Using reinforcement learning for portfolio management has great potential, but asset managers need to think carefully about its weaknesses as well as its strengths. Vineet Naik writes.
A new paper, ‘Adversarial Deep Reinforcement Learning in Portfolio Management’ has suggested reinforcement learning could be used to help with portfolio management by investment firms. The research, conducted at Sun Yat-sen University in China, used the machine learning paradigm to model investing in the Chinese stock market. It found that, used correctly it could deliver positive results, however there are considerable risks that portfolio managers need to be aware of.
Reinforcement learning is typically modelled with an algorithm that interacts with an environment, for example an equity market, and improves its performance of a task by trial-and-error. The algorithm used is often referred to as the ‘agent’ exploring the space of possibilities. Reinforcement learning has been successfully used in robotics to carry out tasks with minimal human supervision, particularly when combined with deep neural networks, to deliver deep reinforcement learning (DRL).
“It is pretty easy to take a large amount of data and identify patterns that are stable and repeatable using machine learning methods. Reinforcement learning is about closing this loop and automating the process,” says Dr Thomas Hill, senior director for Advanced Analytics at TIBCO.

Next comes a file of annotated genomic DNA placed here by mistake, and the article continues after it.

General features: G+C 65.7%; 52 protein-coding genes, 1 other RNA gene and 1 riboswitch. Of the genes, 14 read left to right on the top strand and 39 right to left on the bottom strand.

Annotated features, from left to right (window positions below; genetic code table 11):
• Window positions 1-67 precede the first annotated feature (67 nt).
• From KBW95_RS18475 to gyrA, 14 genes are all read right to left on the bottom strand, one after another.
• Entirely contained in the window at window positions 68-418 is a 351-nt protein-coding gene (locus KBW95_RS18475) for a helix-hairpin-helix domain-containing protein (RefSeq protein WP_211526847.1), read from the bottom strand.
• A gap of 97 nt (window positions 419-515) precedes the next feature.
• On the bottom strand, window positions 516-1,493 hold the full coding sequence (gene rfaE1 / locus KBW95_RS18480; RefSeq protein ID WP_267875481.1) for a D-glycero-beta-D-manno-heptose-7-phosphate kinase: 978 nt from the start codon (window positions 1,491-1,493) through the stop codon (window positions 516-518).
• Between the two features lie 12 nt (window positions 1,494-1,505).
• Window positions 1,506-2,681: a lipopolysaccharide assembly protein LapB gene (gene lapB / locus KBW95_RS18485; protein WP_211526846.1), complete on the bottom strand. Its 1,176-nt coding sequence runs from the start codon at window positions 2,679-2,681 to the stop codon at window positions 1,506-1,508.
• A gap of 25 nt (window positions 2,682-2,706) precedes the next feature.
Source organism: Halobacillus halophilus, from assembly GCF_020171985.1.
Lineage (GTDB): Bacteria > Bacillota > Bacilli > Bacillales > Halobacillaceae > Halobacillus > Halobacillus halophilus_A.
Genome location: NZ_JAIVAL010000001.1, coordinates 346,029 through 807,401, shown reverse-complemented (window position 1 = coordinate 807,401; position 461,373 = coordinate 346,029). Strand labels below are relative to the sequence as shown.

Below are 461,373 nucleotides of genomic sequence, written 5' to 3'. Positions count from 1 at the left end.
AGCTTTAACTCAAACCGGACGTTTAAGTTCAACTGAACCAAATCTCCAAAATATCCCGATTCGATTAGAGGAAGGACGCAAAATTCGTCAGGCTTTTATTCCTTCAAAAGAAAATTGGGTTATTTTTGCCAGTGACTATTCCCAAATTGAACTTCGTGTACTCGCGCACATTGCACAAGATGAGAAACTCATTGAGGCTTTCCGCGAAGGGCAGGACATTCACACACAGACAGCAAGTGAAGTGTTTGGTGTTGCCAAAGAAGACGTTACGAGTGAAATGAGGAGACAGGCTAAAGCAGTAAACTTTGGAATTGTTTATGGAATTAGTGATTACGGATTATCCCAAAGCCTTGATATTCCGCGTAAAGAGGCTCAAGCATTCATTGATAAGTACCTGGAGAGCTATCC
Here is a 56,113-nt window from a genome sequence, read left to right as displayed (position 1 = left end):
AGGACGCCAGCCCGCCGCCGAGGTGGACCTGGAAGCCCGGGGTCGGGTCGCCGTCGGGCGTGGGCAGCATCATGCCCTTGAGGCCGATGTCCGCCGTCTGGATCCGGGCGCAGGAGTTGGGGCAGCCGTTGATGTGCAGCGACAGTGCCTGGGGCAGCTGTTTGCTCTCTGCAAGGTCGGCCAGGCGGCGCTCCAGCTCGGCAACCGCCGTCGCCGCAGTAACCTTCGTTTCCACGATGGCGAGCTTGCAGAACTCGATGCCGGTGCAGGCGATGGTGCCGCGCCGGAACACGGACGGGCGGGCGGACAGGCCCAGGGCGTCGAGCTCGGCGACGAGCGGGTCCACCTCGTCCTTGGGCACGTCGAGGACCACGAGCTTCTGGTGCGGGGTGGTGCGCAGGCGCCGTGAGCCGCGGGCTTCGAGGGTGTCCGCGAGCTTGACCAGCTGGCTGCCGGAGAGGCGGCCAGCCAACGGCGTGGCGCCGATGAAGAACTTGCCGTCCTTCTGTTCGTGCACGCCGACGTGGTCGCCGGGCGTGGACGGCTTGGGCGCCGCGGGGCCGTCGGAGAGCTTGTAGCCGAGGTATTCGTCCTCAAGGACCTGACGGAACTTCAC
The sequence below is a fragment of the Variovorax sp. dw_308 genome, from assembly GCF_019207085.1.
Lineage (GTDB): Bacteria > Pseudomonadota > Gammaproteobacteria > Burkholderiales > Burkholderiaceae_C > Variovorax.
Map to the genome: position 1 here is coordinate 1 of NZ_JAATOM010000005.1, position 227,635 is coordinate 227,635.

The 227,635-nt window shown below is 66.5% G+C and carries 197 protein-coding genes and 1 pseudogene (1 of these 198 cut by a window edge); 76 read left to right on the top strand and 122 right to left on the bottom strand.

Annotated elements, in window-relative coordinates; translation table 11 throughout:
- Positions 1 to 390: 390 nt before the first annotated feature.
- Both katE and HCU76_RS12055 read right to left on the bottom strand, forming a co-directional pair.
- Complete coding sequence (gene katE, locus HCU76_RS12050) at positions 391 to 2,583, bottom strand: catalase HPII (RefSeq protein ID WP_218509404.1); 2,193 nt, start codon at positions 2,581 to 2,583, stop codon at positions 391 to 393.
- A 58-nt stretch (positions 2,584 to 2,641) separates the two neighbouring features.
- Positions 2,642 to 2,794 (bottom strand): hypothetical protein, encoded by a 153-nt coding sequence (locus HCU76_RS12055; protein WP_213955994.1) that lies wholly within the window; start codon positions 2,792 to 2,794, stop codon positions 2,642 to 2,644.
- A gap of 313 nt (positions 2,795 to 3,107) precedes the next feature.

DRL is gaining popularity in portfolio management. It has been found that DRL techniques can discern patterns in market movements even with very limited access to data. Financial market data is often complicated, non-linear, and noisy – much like human speech and digital imagery – data which DRL has successfully handled historically.
The recent paper from Sun Yat-sen University in China investigates the application of deep reinforcement learning in portfolio management. The research was conducted by Zhipeng Liang, Hao Chen, Junhao Zhu, Kangkang Jiang and Yanran Li investigated three different algorithms and the influence of different optimisers and network structures on their performance.
“Utilising deep reinforcement learning in portfolio management is gaining popularity in the area of algorithmic trading,” the authors note. “However, deep learning is notorious for its sensitivity to neural network structure, feature engineering, etc.”
In order to get a closer look at the performance and potential pitfalls of reinforcement learning algorithms as a class, they have chosen three mainstream algorithms and have performed intensive experimentation by varying the various parameters and optimisers within the algorithms.
First, some simplifications and generalisations are made. The algorithm/agent represents a trader investing his resources into a set of instruments and reallocating his assets at the end of each day in order to maximise his profit. A continuity assumption is made, that the closing price of each asset at the end of each day is the same as its opening price the next day. So, each day, the agent observes and analyses the stock market, and performs reallocations at the end of the day. The model also takes into consideration transaction costs, which are assumed to be percentages of the transaction amounts.